Welcome to LinuxQuestions.org, a friendly and active Linux Community.
You are currently viewing LQ as a guest. By joining our community you will have the ability to post topics, receive our newsletter, use the advanced search, subscribe to threads and access many other special features. Registration is quick, simple and absolutely free. Join our community today!
Note that registered members see fewer ads, and ContentLink is completely disabled once you log in.
If you have any problems with the registration process or your account login, please contact us. If you need to reset your password, click here.
Having a problem logging in? Please visit this page to clear all LQ-related cookies.
Introduction to Linux - A Hands on Guide
This guide was created as an overview of the Linux Operating System, geared toward new users as an exploration tour and getting started guide, with exercises at the end of each chapter.
For more advanced trainees it can be a desktop reference, and a collection of the base knowledge needed to proceed with system and network administration. This book contains many real life examples derived from the author's experience as a Linux system and network administrator, trainer and consultant. They hope these examples will help you to get a better understanding of the Linux system and that you feel encouraged to try out things on your own.
Click Here to receive this Complete Guide absolutely free.
For software development professionals and computer science students, Modern Operating Systems gives a solid conceptual overview of operating system design, including detailed case studies of Unix/Linux and Windows 2000.
What makes an operating system modern? According to author Andrew Tanenbaum, it is the awareness of high-demand computer applications--primarily in the areas of multimedia, parallel and distributed computing, and security. The development of faster and more advanced hardware has driven progress in software, including enhancements to the operating system. It is one thing to run an old operating system on current hardware, and another to effectively leverage current hardware to best serve modern software applications. If you don't believe it, install Windows 3.0 on a modern PC and try surfing the Internet or burning a CD.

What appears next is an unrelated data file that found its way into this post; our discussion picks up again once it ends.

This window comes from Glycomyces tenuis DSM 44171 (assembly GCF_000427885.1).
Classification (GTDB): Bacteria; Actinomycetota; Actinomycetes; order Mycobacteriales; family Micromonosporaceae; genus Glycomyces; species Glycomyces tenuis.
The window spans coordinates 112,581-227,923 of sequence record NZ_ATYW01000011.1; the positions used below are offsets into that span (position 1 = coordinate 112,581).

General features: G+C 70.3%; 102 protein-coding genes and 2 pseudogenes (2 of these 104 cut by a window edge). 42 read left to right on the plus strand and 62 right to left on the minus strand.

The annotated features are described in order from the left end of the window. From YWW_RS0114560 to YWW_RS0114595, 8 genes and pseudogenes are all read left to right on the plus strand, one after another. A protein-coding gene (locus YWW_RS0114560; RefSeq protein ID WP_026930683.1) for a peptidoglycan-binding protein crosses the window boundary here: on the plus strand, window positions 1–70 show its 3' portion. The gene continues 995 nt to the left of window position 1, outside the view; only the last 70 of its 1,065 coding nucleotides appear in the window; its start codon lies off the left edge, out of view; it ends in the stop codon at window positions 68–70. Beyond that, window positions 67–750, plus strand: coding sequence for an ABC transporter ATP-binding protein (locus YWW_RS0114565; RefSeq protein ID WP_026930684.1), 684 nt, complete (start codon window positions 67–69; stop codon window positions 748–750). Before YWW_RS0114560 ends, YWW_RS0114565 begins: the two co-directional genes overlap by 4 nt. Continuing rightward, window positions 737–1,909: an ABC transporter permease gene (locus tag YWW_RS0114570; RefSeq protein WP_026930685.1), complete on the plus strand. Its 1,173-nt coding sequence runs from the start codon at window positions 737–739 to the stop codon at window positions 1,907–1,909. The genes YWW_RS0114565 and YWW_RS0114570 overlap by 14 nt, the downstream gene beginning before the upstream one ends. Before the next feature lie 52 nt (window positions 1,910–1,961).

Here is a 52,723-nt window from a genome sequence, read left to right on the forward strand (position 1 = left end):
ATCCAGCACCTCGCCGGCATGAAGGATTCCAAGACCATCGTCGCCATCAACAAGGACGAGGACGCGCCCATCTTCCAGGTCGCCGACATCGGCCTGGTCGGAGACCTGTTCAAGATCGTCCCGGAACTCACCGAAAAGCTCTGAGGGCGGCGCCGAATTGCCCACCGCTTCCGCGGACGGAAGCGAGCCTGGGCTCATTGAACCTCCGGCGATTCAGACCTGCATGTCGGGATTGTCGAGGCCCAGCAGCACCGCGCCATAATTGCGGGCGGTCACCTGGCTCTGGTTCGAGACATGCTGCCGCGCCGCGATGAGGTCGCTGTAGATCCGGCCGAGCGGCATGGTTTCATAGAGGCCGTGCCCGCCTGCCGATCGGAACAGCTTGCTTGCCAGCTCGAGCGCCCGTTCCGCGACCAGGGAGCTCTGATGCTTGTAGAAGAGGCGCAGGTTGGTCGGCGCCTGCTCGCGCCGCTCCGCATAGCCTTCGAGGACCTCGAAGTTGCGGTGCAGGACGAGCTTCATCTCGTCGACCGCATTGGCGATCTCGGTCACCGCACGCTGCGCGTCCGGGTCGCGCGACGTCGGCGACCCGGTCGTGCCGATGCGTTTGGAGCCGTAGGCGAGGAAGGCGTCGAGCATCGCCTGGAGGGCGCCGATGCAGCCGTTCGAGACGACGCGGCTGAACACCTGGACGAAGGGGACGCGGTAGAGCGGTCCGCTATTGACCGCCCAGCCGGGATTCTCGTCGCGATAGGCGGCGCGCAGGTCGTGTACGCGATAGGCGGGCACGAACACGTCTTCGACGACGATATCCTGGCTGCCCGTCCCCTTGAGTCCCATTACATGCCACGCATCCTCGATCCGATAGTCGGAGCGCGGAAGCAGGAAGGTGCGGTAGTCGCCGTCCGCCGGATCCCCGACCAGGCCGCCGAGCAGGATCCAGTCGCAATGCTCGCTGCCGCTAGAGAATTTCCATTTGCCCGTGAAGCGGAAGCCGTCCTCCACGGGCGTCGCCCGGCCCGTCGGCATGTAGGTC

Readers familiar with Tanenbaum's previous text, Operating Systems, know the author is a great proponent of simple design and hands-on experimentation. His earlier book came bundled with the source code for an operating system called Minux, a simple variant of Unix and the platform used by Linus Torvalds to develop Linux. Although this book does not come with any source code, he illustrates many of his points with code fragments (C, usually with Unix system calls).
Would you recommend the product? yes | Price you paid?: $80.00 | Rating: 10
Topic coverage, Depth of topics
Few concrete examples of code
This was the book used for my OS class in college and it is perfect for that setting. A majority of this book is the theories and concepts needed to understand and build modern operating systems. It includes an interesting history of operating systems and section that explains the different types of operating systems. Then it covers everything you need to know about how an operating system works from processes and threads, deadlocks, memory management, I/O, file systems, multimedia, multiple processor systems, and security. Psuedocode is for the code examples. I would have liked to seen more concrete examples of code from real operating systems. The case studies of Unix and Windows 2000 really get under the hood to show you how they actually work. At the end of every chapter is 20 plus questions to test what you have learned so far. This book will really increase your understanding of computers and operating systems. However, the book is intended for programmers and advanced users.